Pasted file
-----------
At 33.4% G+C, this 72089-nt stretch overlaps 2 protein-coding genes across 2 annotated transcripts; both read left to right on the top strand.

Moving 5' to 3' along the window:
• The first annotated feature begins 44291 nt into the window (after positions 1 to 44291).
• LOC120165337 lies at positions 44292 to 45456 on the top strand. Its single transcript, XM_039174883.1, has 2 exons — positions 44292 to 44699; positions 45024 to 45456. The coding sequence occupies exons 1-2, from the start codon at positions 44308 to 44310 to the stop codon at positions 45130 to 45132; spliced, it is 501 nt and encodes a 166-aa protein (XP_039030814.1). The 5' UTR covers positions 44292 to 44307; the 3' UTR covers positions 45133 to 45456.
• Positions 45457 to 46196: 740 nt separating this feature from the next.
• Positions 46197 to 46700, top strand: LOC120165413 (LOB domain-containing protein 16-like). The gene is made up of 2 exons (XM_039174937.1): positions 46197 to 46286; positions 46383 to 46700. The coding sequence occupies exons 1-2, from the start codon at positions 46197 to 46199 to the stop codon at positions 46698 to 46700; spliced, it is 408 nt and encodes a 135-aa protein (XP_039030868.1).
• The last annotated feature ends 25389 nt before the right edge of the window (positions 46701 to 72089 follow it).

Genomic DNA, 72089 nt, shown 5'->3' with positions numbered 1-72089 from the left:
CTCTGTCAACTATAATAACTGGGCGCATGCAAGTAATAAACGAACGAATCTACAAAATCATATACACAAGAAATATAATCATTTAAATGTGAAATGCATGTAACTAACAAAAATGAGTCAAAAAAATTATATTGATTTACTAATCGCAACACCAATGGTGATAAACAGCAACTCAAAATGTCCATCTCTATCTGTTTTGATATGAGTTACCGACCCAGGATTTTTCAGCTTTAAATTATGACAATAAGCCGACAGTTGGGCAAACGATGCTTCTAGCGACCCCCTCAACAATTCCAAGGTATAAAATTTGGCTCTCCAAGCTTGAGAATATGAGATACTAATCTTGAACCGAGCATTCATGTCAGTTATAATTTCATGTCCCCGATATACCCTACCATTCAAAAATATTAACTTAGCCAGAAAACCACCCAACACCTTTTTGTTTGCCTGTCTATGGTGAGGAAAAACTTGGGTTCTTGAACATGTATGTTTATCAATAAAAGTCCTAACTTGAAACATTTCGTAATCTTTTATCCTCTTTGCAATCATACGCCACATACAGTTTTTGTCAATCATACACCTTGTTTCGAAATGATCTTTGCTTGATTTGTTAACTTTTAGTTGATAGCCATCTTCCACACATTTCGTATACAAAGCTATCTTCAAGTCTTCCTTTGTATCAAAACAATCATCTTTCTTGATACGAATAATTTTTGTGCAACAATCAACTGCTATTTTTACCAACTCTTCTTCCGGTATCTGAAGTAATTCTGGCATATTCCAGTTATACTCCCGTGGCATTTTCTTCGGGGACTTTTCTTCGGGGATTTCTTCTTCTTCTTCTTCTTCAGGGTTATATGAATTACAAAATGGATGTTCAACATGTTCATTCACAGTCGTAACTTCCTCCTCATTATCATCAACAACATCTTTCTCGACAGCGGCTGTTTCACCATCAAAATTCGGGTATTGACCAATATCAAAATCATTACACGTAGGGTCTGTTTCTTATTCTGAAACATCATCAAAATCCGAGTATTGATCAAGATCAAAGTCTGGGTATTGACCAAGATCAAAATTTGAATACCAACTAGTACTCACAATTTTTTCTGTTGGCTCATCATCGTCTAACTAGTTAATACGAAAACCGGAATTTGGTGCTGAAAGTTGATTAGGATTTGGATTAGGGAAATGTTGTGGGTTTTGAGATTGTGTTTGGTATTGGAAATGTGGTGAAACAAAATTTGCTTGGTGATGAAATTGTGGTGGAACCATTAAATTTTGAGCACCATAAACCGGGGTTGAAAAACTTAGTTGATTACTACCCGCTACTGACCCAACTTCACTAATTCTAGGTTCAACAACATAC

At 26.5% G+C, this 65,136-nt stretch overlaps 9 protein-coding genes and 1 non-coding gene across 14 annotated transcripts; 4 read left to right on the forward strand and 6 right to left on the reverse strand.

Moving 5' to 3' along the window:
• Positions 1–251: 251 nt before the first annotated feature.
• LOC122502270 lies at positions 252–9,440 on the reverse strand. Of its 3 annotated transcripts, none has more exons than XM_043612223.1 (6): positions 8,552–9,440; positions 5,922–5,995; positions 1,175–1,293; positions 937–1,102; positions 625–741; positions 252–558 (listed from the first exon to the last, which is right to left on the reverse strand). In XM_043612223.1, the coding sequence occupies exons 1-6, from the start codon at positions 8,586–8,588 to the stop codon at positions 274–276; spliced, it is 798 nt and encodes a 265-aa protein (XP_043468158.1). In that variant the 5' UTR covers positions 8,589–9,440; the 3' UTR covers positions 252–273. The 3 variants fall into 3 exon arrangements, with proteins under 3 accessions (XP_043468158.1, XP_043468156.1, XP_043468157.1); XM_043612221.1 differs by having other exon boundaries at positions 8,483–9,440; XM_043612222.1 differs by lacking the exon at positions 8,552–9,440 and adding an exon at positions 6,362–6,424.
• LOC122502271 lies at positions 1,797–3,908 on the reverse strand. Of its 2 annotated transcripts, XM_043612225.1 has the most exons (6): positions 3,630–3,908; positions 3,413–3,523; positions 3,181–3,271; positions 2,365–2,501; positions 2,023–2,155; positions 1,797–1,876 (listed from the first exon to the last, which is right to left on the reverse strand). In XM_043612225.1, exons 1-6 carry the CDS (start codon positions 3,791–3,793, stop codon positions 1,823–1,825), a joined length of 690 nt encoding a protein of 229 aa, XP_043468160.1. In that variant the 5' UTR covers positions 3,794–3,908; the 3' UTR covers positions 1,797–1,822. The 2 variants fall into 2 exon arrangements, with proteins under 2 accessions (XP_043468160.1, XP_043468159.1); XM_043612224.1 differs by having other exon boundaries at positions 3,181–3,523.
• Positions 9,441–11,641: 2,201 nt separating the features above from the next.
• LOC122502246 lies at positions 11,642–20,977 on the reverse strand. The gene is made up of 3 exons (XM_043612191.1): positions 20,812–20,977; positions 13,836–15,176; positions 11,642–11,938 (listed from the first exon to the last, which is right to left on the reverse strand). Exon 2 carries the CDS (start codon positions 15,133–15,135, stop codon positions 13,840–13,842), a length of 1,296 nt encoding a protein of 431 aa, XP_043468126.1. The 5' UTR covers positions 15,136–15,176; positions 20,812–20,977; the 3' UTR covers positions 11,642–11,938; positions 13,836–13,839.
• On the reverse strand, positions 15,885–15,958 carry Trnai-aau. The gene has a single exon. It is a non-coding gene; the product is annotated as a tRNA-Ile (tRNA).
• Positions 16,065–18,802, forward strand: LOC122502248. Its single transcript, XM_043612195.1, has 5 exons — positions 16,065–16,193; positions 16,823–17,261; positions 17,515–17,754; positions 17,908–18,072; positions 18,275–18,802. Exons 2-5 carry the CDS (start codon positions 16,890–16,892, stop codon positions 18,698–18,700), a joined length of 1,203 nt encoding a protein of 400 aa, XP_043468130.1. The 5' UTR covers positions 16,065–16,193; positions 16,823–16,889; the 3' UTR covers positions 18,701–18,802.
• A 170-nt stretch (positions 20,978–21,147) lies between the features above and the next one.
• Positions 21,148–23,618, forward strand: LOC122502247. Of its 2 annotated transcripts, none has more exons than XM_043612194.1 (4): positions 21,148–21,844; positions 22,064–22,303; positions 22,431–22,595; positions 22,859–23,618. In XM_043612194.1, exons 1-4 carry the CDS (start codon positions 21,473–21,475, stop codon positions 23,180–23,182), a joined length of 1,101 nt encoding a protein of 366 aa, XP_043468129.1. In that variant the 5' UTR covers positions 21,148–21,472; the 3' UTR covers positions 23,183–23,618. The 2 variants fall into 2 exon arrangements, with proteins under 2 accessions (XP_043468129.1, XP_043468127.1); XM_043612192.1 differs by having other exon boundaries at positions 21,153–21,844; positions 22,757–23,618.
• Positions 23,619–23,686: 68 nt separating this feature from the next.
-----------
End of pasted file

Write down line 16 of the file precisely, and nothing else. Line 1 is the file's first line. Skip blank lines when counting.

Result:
• LOC122502246 lies at positions 11,642–20,977 on the reverse strand. The gene is made up of 3 exons (XM_043612191.1): positions 20,812–20,977; positions 13,836–15,176; positions 11,642–11,938 (listed from the first exon to the last, which is right to left on the reverse strand). Exon 2 carries the CDS (start codon positions 15,133–15,135, stop codon positions 13,840–13,842), a length of 1,296 nt encoding a protein of 431 aa, XP_043468126.1. The 5' UTR covers positions 15,136–15,176; positions 20,812–20,977; the 3' UTR covers positions 11,642–11,938; positions 13,836–13,839.